If we spend more on economic aid to these countries, there would be fewer people who would want to leave their homes and come over here. Obviously it would not stop immigration from these countries altogether, but clearly we must raise their standard of living by means of economic aid, as I was going to suggest, by doing what we can to improve their trade with the outside world. We should do much more to increase the volume of Commonwealth trade and to stabilise commodity prices, because these are two things which would make an immense difference to the economic progress of these developing countries. I am quite certain that if the Government had a more sympathetic and imaginative attitude to the whole immigration problem they would realise that the measure of control proposed in this Bill is not enough. They should take a much more active part in helping immigrants to settle down in this country and in removing the conditions which oblige them to come here.

3.4 p.m.


My Lords, I want to make only two comments, the first in relation to the statement made by the noble Lord, Lord Ogmore, that the Commonwealth Immigrants Act was a measure against coloured people. This is not the place or the time to go into all these arguments again, but when that Bill was before this House I took a prominent part in supporting it, and I should very much resent being accused of having been a party to any measure which had a basis of objection to colour. I would remind the noble Lord, Lord Ogmore, that although a number of people advanced that argument, and have used it, the implication, as I gathered from his speech, that that was the almost universal view of the Act throughout the Commonwealth, is not, in my opinion, a correct statement.

The noble Earl, Lord Listowel, said that he admitted the regrettable necessity for restriction of immigration, but in effect it has been a restriction of coloured people. That may be true; but what an astounding argument that is! If there is a law saying that, in the interests of this country, certain things are not to be, if it so happens in application that the majority of people affected by it are coloured people, are we then to exempt them from the law to which others are subject? That seems to me an extraordinarily illogical attitude to take. To my mind, the interest in this Act from beginning to end is the interest of the people of this country and of the immigrants themselves. There is no use going into all those arguments again. The idea was that people who had work to come to would gladly be received, but we wished to avoid having a growing community in this country who did not fit in and who perhaps had nowhere to live and no work to do. I thought it desirable that there should at least be some contradiction of this idea that there is a coloured basis for that Act I personally would deny any trace of that idea behind it.

3.7 p.m.


My Lords, as I said that I would try to answer questions, may I first of all try to answer the points raised by the noble Lord, Lord Ogmore? He gave a general welcome to the renewal of this Act, but he raised a question which the noble Earl, Lord Listowel, also raised; that was the question of consultation. I would say that we continuously consult with the High Commissioners and Governments as to the operation of the Act. When alterations are going to take place, we let them know in advance, and we discuss the alterations with them. That will continue. The main point raised by the noble Lord, Lord Ogmore, was the question about what virtually come to Crown Colonies, Dependencies: that is, countries which are not independent. It is not quite as easy as he said. He is quite right in saying that the number of dependent territories is steadily decreasing as they are becoming independent. It is true that if his suggestion were adopted now the rate of immigration to the United Kingdom would not be affected so much as it would have been at one time, because more and more countries are becoming independent.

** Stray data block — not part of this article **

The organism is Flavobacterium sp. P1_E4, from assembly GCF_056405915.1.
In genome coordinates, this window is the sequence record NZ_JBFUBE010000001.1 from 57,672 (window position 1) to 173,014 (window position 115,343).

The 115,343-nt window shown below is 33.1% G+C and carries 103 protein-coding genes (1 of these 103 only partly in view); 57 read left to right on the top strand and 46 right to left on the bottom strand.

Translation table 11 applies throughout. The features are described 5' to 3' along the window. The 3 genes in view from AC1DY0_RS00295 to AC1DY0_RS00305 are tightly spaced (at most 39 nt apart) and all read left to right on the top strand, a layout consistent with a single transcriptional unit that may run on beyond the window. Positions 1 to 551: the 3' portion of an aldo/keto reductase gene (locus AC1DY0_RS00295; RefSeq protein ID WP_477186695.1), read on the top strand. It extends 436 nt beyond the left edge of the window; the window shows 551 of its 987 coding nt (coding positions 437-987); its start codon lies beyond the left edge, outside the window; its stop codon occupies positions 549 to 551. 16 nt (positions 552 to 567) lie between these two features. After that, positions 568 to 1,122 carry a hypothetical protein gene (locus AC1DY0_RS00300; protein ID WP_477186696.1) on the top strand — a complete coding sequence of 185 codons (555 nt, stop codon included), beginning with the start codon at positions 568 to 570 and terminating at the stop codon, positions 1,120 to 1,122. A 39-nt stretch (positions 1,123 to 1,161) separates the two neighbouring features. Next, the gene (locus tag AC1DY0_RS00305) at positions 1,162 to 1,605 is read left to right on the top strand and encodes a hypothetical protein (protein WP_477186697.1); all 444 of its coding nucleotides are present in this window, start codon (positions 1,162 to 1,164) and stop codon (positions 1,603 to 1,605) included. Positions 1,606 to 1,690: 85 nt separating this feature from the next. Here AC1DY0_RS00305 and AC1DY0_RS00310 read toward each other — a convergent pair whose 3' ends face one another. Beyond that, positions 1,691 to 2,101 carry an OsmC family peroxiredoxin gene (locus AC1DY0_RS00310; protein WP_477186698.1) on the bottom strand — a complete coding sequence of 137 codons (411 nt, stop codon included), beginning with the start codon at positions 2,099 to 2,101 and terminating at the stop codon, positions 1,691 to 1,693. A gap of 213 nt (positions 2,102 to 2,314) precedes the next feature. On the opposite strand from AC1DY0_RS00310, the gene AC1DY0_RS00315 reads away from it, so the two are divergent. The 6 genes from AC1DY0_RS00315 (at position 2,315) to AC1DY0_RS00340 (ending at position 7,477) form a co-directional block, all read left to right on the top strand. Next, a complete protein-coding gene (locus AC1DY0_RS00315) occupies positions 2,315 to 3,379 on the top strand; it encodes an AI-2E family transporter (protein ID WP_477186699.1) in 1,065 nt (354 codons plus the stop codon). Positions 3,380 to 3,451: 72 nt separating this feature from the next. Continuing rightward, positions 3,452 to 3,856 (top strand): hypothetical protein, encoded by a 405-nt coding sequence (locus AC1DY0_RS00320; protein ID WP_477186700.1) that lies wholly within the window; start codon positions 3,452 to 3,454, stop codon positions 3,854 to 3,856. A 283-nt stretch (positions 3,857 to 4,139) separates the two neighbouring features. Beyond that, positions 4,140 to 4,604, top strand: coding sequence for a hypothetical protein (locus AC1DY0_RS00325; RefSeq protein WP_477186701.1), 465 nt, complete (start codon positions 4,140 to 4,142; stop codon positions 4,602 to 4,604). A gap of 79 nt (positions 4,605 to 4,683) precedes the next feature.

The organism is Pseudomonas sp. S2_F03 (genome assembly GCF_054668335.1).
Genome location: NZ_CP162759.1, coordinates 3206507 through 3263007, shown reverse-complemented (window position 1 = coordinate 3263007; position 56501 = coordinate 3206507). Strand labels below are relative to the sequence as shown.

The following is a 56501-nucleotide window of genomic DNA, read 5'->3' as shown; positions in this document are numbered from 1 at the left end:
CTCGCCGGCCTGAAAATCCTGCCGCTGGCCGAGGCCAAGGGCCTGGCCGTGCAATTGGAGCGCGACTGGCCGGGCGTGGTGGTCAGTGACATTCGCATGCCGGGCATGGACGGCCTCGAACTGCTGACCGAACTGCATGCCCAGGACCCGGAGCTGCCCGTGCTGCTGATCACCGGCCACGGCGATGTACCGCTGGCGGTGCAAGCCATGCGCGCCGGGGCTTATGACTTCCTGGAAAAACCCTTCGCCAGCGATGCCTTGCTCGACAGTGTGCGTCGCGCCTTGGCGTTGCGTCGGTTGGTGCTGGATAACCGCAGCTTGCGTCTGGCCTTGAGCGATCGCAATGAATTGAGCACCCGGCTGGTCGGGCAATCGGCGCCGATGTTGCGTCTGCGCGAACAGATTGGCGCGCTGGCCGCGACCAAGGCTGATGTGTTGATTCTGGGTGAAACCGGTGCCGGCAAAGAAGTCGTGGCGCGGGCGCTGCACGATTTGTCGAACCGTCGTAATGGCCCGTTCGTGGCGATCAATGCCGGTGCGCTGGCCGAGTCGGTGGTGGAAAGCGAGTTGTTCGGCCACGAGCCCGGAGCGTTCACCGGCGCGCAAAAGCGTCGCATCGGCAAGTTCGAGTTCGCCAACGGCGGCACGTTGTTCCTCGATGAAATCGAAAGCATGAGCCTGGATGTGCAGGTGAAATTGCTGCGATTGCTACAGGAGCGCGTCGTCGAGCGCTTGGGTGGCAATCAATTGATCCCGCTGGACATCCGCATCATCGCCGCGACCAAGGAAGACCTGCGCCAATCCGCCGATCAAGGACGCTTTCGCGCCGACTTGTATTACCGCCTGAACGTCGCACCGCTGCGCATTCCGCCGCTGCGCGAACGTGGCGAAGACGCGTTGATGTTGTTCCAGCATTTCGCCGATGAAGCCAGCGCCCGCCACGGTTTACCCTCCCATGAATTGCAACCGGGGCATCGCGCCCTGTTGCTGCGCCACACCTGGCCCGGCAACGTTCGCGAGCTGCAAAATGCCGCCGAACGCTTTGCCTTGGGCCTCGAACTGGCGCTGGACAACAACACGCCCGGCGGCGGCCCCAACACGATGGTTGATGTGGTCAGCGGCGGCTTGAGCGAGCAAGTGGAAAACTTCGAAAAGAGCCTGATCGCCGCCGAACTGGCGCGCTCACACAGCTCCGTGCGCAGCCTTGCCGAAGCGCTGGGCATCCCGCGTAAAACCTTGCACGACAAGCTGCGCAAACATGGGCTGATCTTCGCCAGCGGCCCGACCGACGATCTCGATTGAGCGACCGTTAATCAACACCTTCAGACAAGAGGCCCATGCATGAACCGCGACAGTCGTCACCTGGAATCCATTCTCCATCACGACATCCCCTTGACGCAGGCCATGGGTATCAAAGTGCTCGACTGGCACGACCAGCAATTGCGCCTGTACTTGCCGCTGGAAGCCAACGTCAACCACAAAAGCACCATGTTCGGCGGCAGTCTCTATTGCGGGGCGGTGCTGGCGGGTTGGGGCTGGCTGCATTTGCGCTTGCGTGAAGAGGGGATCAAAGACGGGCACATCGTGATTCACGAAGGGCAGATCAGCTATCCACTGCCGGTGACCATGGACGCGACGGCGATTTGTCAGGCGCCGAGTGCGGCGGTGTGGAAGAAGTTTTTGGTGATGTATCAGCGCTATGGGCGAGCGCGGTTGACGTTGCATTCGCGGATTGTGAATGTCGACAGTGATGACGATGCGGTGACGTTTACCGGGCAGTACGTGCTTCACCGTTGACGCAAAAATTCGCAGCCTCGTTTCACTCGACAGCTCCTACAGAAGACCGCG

Nevertheless, I think this must be remembered: the total population of the remaining Colonies—that is, the dependent Colonies—is almost 10 million, and they still include a number of territories, such as Malta, British Guiana and Barbados, from which a considerable number of immigrants come. Of course, these three territories may gain independence in the foreseeable future, but there are at present no plans for granting independence to Hong Kong, which has a population of 3½ million people. The Government do not feel it right to give the inhabitants of the remaining colonial territories—that is to say, those inhabitants who have no personal connection with the United Kingdom—a right of entry which is not available to the rest of the Commonwealth. From our point of view the question is as simple as that. We do not think that these dependent territories should have rights that the independent territories have not got.

I would go further. If we were to do now what the noble Lord, Lord Ogmore, suggests, parts of the West Indies would have rights that other parts of the West Indies have not got. We cannot believe that is right. The noble Lord raised a point about the Commonwealth Prime Ministers' Conference. Of course, it is up to any of the territories concerned to raise this question, and it is a matter which must be under continuous review as more and more countries become independent.


My Lords, could the noble Lord explain why the Government do not think it right? There is a great distinction between these two types. Why do they not think it right that they should be admitted here?